Indian doctors describe dire consequences of violence against women
by Dr. Balkrishna Kurvey
“Women and children are easy prey to those with guns,” said the keynote speaker at the national conference of the Association of Medical Women in India (AWMI) on October 15-16, 2011 at Nagpur, India.
My wife Nalini and I agree, which is why we have been working for more than 15 years on preventing armed violence in India, especially toward women and children, and why we helped to organize the session entitled “Tackling growing violence against women—issues & strategies: Aiming for Prevention” at the AWMI conference. We addressed more than 375 Indian women medical doctors on the health effects of small arms and light weapons.
As the President of the Indian Institute for Peace, Disarmament & Environmental Protection (IIPDEP), founded by myself and my wife, I presented on the mission and goals of the International Action Network on Small Arms (IANSA), the global movement against gun violence linking civil society organizations working to stop the proliferation and misuse of small arms and light weapons. As a newly elected member of the IANSA International Advisory Council, I appealed to the delegates to become involved in the activities of IANSA in their respective provinces, cities and towns to help prevent the scourge of gun violence. I described the importance of medical community involvement in these issues and how we have an obligation to be leaders on this issue.
My wife, Dr. Nalini Kurvey, the current president of AWMI, has been a long-time advocate on disarmament and peace issues throughout India. She urged the women doctors to involve themselves in the humanitarian work of IPPNW, with which IIPDEP works closely in India, and we have focused for years on the spectrum of violence from landmines to small arms to nuclear weapons.
Dr. Arti Basu, Vice-President of AWMI, in her keynote address began with the United Nations official definition of violence against women, “Any act of gender based violence that results in, or is likely to results in physical, sexual or psychological harm or suffering to women, including threats of such acts, coercion or arbitrary deprivation of liberty, whether occurring in public or private life.” (UN General Assembly, 1995.)
She also cited the World Health Organization’s (WHO) definition of violence as the “intentional use of physical force power, threatened or actual, against oneself, another person, or against a group or community, which either results in or has a high likelihood of resulting in injury, death, psychological harm, mal-development or deprivation.” (WHO 2002)
Specific to India, she narrated the movement of Naxalites (Maoists) and militancy in North East India, Jammu & Kashmir, and described how militants are inflicting perpetual violence on women and children due to the availability of firearms. She underscored the many heinous crimes carried out towards women including rape, physical mutilation, physical and mental torture, which we doctors have to treat.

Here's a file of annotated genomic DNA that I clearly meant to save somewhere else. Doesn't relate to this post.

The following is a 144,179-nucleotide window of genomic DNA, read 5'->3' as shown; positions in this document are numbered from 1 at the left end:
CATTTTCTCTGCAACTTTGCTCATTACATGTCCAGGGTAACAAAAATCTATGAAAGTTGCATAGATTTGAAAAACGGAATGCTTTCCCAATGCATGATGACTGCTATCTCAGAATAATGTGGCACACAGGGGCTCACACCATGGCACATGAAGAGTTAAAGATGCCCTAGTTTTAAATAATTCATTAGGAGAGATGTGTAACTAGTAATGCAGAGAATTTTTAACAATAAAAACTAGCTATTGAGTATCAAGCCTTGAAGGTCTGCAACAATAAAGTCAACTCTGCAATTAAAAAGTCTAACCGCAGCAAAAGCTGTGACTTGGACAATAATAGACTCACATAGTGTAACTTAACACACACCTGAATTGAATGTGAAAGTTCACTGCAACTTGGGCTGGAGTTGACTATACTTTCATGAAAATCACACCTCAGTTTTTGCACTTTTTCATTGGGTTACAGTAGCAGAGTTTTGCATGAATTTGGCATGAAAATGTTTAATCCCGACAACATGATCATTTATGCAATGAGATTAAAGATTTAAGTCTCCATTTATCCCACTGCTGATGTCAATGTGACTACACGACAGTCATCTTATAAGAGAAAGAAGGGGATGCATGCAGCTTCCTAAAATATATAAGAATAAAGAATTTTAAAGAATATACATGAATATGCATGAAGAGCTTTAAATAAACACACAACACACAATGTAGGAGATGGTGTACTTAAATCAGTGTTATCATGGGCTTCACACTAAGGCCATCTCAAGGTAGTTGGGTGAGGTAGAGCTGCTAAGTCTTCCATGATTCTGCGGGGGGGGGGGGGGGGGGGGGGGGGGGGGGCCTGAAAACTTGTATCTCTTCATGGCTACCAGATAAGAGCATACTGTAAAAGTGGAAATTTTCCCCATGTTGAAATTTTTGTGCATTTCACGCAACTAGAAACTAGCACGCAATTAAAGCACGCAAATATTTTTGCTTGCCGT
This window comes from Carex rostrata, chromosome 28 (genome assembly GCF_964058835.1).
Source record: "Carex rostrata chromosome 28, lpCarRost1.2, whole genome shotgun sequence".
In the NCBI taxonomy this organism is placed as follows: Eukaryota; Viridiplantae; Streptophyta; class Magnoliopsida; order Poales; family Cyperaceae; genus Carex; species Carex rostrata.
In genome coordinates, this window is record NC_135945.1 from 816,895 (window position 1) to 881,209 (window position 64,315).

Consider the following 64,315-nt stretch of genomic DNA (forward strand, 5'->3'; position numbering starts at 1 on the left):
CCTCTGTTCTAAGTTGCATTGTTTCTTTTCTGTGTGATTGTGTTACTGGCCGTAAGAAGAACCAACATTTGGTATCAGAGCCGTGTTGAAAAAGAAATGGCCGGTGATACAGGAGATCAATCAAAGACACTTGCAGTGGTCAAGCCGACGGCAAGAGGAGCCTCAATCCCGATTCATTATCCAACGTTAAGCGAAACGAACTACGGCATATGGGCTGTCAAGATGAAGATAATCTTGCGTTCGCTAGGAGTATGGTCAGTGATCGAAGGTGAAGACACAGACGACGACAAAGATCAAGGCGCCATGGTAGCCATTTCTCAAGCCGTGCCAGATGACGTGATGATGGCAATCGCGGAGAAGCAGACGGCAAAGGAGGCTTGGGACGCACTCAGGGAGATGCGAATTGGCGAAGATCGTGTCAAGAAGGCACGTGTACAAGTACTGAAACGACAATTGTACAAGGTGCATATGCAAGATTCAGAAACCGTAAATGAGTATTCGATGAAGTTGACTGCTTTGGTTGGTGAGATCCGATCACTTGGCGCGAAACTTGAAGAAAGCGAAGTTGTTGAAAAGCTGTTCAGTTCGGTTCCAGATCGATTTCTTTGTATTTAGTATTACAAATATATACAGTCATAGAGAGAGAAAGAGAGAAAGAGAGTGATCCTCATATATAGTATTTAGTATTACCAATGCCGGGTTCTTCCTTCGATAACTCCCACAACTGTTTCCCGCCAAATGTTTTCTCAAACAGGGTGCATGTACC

She described some of the dire long-term consequences of the violence. “A physically mutilated girl will not have a chance to marry and start her family. Marriage is social security in India and thus she is denied her basic rights. Rape is a social stigma in our country and many times women/girls take extreme steps towards suicide.”
She went on to talk about all victims of gun violence including men and boys. “We are the first we see the victims/patients and are not certain what will be the outcome of treatment. Will the patient survive? If so, what will be his/her chances to start his/her life again?”
Violence has an adverse effect on the health of the pregnant mother and her child both before and after birth. It has been associated with placental abruption, chorioamnionitis, stillbirth, premature labor, low birth weight, and miscarriages. Abdominal trauma during pregnancy may lead to rupture of liver, spleen, uterus, fetal fractures, and in extreme cases maternal or fetal death. Mental health effects include depression and post traumatic stress disorder, suicidal behavior, social ostracization.
Dr. Basu urged that as a medical fraternity we know that prevention is better than cure, and only prevention can control the illegal trade of small arms and lights weapons. Stringent laws that regulate firearms in India and neighboring states, as well as a strong international Arms Trade Treaty, are needed.
After hearing the call to action, many women doctors promised to work for the mutual causes of IPPNW and IANSA and involve themselves under the guidance of Dr. Nalini Kurvey.
Dr. Kurvey is president of the Indian Institute for Peace, Disarmament & Environmental Protection in Nagpur, India, and has been an IPPNW Aiming for Prevention activist for many years.